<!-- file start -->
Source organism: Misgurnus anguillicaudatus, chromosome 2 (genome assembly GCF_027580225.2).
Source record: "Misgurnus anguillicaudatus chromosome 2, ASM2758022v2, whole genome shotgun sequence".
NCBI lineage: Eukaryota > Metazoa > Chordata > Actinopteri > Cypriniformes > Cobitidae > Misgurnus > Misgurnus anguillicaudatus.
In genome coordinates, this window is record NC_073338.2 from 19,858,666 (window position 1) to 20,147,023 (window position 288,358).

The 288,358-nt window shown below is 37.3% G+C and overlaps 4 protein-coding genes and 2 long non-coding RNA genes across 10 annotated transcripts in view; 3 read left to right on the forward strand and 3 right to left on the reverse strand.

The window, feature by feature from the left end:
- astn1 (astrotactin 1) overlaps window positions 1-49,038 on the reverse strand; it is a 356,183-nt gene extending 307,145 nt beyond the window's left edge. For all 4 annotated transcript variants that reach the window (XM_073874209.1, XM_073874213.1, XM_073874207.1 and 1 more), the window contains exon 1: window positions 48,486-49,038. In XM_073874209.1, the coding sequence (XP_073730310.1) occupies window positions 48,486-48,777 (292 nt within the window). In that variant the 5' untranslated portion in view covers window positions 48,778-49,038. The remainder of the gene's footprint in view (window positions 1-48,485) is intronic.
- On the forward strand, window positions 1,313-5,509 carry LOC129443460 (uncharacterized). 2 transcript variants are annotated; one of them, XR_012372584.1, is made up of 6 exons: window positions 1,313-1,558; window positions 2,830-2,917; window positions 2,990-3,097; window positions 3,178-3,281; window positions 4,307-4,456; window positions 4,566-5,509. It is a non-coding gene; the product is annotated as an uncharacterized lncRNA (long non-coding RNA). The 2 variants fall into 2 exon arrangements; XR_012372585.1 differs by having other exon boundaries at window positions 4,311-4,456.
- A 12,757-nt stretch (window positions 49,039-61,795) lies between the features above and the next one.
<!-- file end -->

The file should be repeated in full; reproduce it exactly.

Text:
Source organism: Misgurnus anguillicaudatus, chromosome 2 (genome assembly GCF_027580225.2).
Source record: "Misgurnus anguillicaudatus chromosome 2, ASM2758022v2, whole genome shotgun sequence".
NCBI lineage: Eukaryota > Metazoa > Chordata > Actinopteri > Cypriniformes > Cobitidae > Misgurnus > Misgurnus anguillicaudatus.
In genome coordinates, this window is record NC_073338.2 from 19,858,666 (window position 1) to 20,147,023 (window position 288,358).

The 288,358-nt window shown below is 37.3% G+C and overlaps 4 protein-coding genes and 2 long non-coding RNA genes across 10 annotated transcripts in view; 3 read left to right on the forward strand and 3 right to left on the reverse strand.

The window, feature by feature from the left end:
- astn1 (astrotactin 1) overlaps window positions 1-49,038 on the reverse strand; it is a 356,183-nt gene extending 307,145 nt beyond the window's left edge. For all 4 annotated transcript variants that reach the window (XM_073874209.1, XM_073874213.1, XM_073874207.1 and 1 more), the window contains exon 1: window positions 48,486-49,038. In XM_073874209.1, the coding sequence (XP_073730310.1) occupies window positions 48,486-48,777 (292 nt within the window). In that variant the 5' untranslated portion in view covers window positions 48,778-49,038. The remainder of the gene's footprint in view (window positions 1-48,485) is intronic.
- On the forward strand, window positions 1,313-5,509 carry LOC129443460 (uncharacterized). 2 transcript variants are annotated; one of them, XR_012372584.1, is made up of 6 exons: window positions 1,313-1,558; window positions 2,830-2,917; window positions 2,990-3,097; window positions 3,178-3,281; window positions 4,307-4,456; window positions 4,566-5,509. It is a non-coding gene; the product is annotated as an uncharacterized lncRNA (long non-coding RNA). The 2 variants fall into 2 exon arrangements; XR_012372585.1 differs by having other exon boundaries at window positions 4,311-4,456.
- A 12,757-nt stretch (window positions 49,039-61,795) lies between the features above and the next one.